Ari B. Bloomekatz’s entry on the blog of the LA Times highlighted the statement from the Catholic archbishop of the City of Angels: “Cardinal Mahony calls Kennedy a champion of the powerless” (an odd statement from the Cardinal, as Kennedy was a staunch defender of “abortion rights,” and who is more “powerless” than a baby in the womb?)
On Tuesday’s Situation Room, CNN’s Suzanne Malveaux questioned RNC Chairman Michael Steele about the debate over ObamaCare, and alleged that protesters “from your own party...have talked about and compared President Obama to Hitler” at the health care town halls. The anchor also bizarrely asked Steele if he gave Attorney General Holder “credit...for breaking away from President Obama.”
Midway through her interview with the GOP leader, Malveaux made the left-wing allegation that Republican activists were using Nazi imagery against the President at the town halls: “How honest do you think the debate has been- the discussion? In light of some of the town hall meetings, some of the rhetoric that we’ve seen from both sides, but specifically those who are from your own party who have talked about and compared President Obama to- to Hitler.”
CNN has raised the issue of the Nazi comparisons at the health care town halls in the past weeks, all the while making three significant omissions. First, they neglected to mention that early in August, House Speaker Nancy Pelosi accused the anti-ObamaCare protesters of “carrying swastikas and symbols like that to a town hall meeting on health care,” which led to Rush Limbaugh pointing out the similarities between the DNC health care logo and a Nazi symbol. They have also failed to mention that supporters of leftist Lyndon LaRouche bore posters of President Obama defaced with a Hitler mustache.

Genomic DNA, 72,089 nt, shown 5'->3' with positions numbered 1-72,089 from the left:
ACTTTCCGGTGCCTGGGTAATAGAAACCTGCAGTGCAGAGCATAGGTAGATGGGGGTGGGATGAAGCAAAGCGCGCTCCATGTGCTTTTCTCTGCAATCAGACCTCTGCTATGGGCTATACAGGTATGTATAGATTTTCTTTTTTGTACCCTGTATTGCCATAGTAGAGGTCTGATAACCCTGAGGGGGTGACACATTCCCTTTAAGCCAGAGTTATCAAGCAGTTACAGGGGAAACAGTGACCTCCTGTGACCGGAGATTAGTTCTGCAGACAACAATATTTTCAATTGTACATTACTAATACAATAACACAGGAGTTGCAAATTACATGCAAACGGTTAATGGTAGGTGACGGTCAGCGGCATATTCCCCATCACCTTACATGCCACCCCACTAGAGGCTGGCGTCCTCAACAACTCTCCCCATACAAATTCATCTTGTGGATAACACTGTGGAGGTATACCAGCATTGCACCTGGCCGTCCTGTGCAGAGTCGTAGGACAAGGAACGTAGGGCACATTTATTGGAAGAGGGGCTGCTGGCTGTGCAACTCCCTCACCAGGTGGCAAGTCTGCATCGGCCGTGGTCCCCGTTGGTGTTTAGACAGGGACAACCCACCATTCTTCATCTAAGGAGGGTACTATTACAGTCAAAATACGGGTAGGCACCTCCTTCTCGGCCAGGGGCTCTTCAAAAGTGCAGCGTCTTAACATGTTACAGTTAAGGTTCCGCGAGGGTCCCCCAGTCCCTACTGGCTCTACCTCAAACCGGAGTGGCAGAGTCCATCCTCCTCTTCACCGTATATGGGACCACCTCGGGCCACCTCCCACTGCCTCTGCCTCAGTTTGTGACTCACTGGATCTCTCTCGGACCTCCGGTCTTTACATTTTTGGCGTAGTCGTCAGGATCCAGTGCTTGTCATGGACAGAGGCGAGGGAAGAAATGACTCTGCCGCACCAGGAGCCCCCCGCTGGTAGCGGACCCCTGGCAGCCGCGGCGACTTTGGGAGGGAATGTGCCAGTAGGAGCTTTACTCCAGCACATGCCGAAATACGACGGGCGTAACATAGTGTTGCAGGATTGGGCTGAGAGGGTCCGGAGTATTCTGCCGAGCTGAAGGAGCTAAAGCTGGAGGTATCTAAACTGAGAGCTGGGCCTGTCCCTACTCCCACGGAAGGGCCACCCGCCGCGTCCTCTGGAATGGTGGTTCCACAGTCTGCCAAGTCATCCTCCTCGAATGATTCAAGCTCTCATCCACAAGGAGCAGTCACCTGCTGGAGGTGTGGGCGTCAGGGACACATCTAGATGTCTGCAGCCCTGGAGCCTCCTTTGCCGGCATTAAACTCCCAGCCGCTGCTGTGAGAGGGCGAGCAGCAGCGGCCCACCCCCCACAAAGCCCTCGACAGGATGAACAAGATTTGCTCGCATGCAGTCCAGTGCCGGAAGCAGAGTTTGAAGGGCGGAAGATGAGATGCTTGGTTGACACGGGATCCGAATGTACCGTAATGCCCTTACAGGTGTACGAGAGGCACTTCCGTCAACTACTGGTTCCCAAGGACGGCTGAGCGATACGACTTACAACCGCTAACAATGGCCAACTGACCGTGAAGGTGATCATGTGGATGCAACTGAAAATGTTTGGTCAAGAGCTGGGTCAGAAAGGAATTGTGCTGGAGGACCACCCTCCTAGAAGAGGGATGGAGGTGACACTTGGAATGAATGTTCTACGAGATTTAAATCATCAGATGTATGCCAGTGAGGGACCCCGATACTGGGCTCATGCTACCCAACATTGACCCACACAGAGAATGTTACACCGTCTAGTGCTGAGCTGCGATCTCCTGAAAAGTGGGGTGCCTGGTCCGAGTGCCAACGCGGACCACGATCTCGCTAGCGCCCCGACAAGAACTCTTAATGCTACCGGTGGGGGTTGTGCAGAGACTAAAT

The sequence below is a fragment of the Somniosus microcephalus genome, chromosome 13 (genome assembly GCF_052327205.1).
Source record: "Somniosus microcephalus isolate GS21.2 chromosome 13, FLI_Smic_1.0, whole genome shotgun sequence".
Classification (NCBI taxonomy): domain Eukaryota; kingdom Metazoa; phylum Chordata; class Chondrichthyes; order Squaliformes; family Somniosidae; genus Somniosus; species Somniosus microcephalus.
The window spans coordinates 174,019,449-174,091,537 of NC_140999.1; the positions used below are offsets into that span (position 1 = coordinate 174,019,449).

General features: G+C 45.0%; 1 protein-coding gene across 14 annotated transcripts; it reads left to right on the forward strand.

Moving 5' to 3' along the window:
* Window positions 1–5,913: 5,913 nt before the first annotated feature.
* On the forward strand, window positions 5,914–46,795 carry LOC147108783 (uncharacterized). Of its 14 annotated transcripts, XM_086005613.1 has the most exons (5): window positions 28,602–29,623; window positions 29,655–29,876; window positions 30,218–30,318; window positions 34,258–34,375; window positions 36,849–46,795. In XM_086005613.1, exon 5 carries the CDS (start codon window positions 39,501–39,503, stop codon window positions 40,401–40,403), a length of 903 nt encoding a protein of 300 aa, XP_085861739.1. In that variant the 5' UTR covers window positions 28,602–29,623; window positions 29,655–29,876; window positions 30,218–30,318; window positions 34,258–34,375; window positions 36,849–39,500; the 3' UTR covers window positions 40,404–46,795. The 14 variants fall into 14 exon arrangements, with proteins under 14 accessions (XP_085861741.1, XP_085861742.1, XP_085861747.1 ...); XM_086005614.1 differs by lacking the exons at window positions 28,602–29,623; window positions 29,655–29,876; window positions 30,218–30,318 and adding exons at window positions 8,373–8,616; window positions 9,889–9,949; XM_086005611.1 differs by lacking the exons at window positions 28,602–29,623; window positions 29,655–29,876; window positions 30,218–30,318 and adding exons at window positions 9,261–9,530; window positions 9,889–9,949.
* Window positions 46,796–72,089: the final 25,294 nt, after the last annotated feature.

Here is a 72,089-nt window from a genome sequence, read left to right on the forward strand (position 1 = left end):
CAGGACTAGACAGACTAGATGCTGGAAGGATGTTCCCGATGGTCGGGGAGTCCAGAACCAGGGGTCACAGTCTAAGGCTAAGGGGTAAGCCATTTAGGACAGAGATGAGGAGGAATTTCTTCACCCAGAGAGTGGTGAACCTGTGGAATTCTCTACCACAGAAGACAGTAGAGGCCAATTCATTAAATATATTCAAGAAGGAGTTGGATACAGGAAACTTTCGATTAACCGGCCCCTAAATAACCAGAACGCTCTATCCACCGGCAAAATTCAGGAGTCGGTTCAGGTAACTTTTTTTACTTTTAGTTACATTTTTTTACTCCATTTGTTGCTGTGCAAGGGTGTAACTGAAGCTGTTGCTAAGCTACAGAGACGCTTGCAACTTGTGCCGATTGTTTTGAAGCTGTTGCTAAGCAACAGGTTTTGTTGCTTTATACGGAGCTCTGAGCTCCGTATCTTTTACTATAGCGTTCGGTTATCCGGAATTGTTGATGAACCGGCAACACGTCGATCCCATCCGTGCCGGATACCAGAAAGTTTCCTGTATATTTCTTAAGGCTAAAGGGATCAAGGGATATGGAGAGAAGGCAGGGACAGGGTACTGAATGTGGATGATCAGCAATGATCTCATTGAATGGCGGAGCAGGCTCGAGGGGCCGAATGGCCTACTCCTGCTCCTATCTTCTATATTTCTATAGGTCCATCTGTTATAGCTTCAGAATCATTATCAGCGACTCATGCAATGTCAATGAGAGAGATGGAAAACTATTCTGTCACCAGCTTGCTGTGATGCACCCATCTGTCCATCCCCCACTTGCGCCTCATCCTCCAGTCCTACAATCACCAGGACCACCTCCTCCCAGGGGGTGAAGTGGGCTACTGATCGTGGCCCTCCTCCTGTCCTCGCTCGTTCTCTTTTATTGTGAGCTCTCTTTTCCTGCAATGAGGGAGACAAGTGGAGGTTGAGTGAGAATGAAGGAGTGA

Gabriel Malor at Ace of Spades HQ has a great "name that party" catch today. Malor noted that at least three major news outlets all failed to note the high-powered Democratic Party ties of one Hassan Nemazee, a businessman arrested this morning on a charge of bank fraud against Citigroup:
ABC News anchor Chris Cuomo conducted a hostile interview of RNC Chairman Michael Steele on Monday’s Good Morning America. Noting Steele hadn't used the term “death panel,” Cuomo asked if it was "a sign of positive progress." He also wondered why Steele wasn't bashing insurance companies, since when there is "excess in the system, it always comes back to the insurance companies."
The GMA anchor interviewed the RNC chairman 15 minutes into the 7 am hour. He zeroed in on Steele’s op-ed plugging a “Seniors’ Health Care Bill of Rights" which ran in the Washington Post on Monday. After Steele first summarized what was in the proposal, Cuomo brought up the hyped “death panel” term, which is a central part of the debate over ObamaCare:
“Now Mr. Steele, here in this health care bill of rights -- very interesting what is not here, the word ‘death panel’ is not anywhere in here. Is this a sign of positive progress, that we’re not going to talk about death panels anymore as a scare tactic?”
CNN anchor Rick Sanchez and guest Mark Potok of the liberal Southern Poverty Law Center concluded that there was a “disconcerting” infiltration of militia groups into tea party and health care town hall protests during a segment on Thursday’s Newsroom. The two focused on the appearance of armed people at these events, and one individual’s apparent connection to a militia which plotted violence.
Sanchez interviewed Potok at the bottom of the 3 pm Eastern hour on how Ernest Hancock, a Ron Paul supporter and online radio host, reportedly defended the members of a militia called the Viper Team. Hancock also interviewed an acquaintance of his who openly-carried an AR-15 near a venue where President Obama was speaking. Before introducing Potok, the CNN anchor used a clip from a former Secret Service agent he interviewed to hint that Hancock and his acquaintance were “gun nuts.” He then played a clip of the rifle-carrying individual himself, who railed against taxation which redistributed wealth and a tyranny of the majority: “I want this and that, this and that, and I’ll just vote and take it from you. The burden of all this thievery gets too thick.....we will forcefully resist people imposing their will on us through the strength of the majority with a vote.” Sanchez then implied that these words were a threat of violence: “Somehow, the words ‘forcefully resist’ coming from a man with an AR-15 outside a presidential event is just a little unsettling.”